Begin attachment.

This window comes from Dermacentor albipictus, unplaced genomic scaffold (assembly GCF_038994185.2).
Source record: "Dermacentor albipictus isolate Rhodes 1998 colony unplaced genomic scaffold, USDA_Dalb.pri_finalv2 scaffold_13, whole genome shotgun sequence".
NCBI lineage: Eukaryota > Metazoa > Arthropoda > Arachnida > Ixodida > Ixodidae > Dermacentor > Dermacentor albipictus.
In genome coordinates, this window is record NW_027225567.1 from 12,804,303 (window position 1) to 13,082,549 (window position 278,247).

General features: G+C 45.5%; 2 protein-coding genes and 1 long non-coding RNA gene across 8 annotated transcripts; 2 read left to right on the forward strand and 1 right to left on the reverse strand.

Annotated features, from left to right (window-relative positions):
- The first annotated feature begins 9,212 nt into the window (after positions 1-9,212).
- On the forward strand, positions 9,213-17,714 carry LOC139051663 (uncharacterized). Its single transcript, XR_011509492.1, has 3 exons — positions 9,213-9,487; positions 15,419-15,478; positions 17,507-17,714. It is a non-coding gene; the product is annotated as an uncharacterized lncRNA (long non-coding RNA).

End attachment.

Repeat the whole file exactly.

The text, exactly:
This window comes from Dermacentor albipictus, unplaced genomic scaffold (assembly GCF_038994185.2).
Source record: "Dermacentor albipictus isolate Rhodes 1998 colony unplaced genomic scaffold, USDA_Dalb.pri_finalv2 scaffold_13, whole genome shotgun sequence".
NCBI lineage: Eukaryota > Metazoa > Arthropoda > Arachnida > Ixodida > Ixodidae > Dermacentor > Dermacentor albipictus.
In genome coordinates, this window is record NW_027225567.1 from 12,804,303 (window position 1) to 13,082,549 (window position 278,247).

General features: G+C 45.5%; 2 protein-coding genes and 1 long non-coding RNA gene across 8 annotated transcripts; 2 read left to right on the forward strand and 1 right to left on the reverse strand.

Annotated features, from left to right (window-relative positions):
- The first annotated feature begins 9,212 nt into the window (after positions 1-9,212).
- On the forward strand, positions 9,213-17,714 carry LOC139051663 (uncharacterized). Its single transcript, XR_011509492.1, has 3 exons — positions 9,213-9,487; positions 15,419-15,478; positions 17,507-17,714. It is a non-coding gene; the product is annotated as an uncharacterized lncRNA (long non-coding RNA).